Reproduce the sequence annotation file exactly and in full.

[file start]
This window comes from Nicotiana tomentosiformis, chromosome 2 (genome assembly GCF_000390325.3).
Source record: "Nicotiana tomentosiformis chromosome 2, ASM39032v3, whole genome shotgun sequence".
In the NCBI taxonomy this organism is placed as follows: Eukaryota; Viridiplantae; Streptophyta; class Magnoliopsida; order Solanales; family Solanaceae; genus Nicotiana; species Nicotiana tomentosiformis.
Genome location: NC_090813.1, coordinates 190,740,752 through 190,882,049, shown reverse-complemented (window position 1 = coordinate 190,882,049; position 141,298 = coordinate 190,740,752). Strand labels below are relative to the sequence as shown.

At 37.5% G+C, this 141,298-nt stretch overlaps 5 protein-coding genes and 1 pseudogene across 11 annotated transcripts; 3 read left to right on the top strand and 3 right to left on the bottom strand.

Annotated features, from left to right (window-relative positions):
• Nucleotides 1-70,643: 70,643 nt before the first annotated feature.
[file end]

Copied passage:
This window comes from Nicotiana tomentosiformis, chromosome 2 (genome assembly GCF_000390325.3).
Source record: "Nicotiana tomentosiformis chromosome 2, ASM39032v3, whole genome shotgun sequence".
In the NCBI taxonomy this organism is placed as follows: Eukaryota; Viridiplantae; Streptophyta; class Magnoliopsida; order Solanales; family Solanaceae; genus Nicotiana; species Nicotiana tomentosiformis.
Genome location: NC_090813.1, coordinates 190,740,752 through 190,882,049, shown reverse-complemented (window position 1 = coordinate 190,882,049; position 141,298 = coordinate 190,740,752). Strand labels below are relative to the sequence as shown.

At 37.5% G+C, this 141,298-nt stretch overlaps 5 protein-coding genes and 1 pseudogene across 11 annotated transcripts; 3 read left to right on the top strand and 3 right to left on the bottom strand.

Annotated features, from left to right (window-relative positions):
• Nucleotides 1-70,643: 70,643 nt before the first annotated feature.